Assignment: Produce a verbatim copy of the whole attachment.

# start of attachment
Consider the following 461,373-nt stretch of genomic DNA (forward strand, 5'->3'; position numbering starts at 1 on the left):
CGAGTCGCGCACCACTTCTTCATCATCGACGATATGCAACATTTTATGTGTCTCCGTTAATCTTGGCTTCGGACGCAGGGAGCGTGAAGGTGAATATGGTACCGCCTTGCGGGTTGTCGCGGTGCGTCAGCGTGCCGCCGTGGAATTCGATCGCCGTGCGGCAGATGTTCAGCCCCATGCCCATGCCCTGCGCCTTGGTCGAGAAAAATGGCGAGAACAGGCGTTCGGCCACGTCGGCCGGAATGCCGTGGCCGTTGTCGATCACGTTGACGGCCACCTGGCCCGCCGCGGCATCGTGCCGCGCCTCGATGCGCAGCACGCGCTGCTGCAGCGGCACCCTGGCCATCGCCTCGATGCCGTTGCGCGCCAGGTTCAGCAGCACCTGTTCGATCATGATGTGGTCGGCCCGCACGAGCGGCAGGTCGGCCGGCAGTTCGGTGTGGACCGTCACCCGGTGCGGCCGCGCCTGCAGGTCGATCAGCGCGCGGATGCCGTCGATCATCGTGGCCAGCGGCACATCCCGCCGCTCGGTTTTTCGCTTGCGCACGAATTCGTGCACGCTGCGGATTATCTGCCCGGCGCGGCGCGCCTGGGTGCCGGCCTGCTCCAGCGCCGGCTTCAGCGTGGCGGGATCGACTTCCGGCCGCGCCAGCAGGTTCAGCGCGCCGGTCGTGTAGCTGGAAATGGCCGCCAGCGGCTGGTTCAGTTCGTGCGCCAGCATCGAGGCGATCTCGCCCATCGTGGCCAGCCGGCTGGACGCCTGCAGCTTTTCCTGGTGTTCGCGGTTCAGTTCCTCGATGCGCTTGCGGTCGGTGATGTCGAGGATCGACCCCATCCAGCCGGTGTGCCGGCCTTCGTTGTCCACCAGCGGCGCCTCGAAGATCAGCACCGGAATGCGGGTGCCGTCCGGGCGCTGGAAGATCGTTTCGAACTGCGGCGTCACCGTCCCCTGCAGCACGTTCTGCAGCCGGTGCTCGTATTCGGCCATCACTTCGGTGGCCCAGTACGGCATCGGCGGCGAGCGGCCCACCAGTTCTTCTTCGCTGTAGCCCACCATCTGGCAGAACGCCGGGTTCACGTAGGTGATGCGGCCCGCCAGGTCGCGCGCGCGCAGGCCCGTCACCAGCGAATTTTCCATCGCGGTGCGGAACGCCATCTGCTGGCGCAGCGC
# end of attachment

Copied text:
Consider the following 461,373-nt stretch of genomic DNA (forward strand, 5'->3'; position numbering starts at 1 on the left):
CGAGTCGCGCACCACTTCTTCATCATCGACGATATGCAACATTTTATGTGTCTCCGTTAATCTTGGCTTCGGACGCAGGGAGCGTGAAGGTGAATATGGTACCGCCTTGCGGGTTGTCGCGGTGCGTCAGCGTGCCGCCGTGGAATTCGATCGCCGTGCGGCAGATGTTCAGCCCCATGCCCATGCCCTGCGCCTTGGTCGAGAAAAATGGCGAGAACAGGCGTTCGGCCACGTCGGCCGGAATGCCGTGGCCGTTGTCGATCACGTTGACGGCCACCTGGCCCGCCGCGGCATCGTGCCGCGCCTCGATGCGCAGCACGCGCTGCTGCAGCGGCACCCTGGCCATCGCCTCGATGCCGTTGCGCGCCAGGTTCAGCAGCACCTGTTCGATCATGATGTGGTCGGCCCGCACGAGCGGCAGGTCGGCCGGCAGTTCGGTGTGGACCGTCACCCGGTGCGGCCGCGCCTGCAGGTCGATCAGCGCGCGGATGCCGTCGATCATCGTGGCCAGCGGCACATCCCGCCGCTCGGTTTTTCGCTTGCGCACGAATTCGTGCACGCTGCGGATTATCTGCCCGGCGCGGCGCGCCTGGGTGCCGGCCTGCTCCAGCGCCGGCTTCAGCGTGGCGGGATCGACTTCCGGCCGCGCCAGCAGGTTCAGCGCGCCGGTCGTGTAGCTGGAAATGGCCGCCAGCGGCTGGTTCAGTTCGTGCGCCAGCATCGAGGCGATCTCGCCCATCGTGGCCAGCCGGCTGGACGCCTGCAGCTTTTCCTGGTGTTCGCGGTTCAGTTCCTCGATGCGCTTGCGGTCGGTGATGTCGAGGATCGACCCCATCCAGCCGGTGTGCCGGCCTTCGTTGTCCACCAGCGGCGCCTCGAAGATCAGCACCGGAATGCGGGTGCCGTCCGGGCGCTGGAAGATCGTTTCGAACTGCGGCGTCACCGTCCCCTGCAGCACGTTCTGCAGCCGGTGCTCGTATTCGGCCATCACTTCGGTGGCCCAGTACGGCATCGGCGGCGAGCGGCCCACCAGTTCTTCTTCGCTGTAGCCCACCATCTGGCAGAACGCCGGGTTCACGTAGGTGATGCGGCCCGCCAGGTCGCGCGCGCGCAGGCCCGTCACCAGCGAATTTTCCATCGCGGTGCGGAACGCCATCTGCTGGCGCAGCGC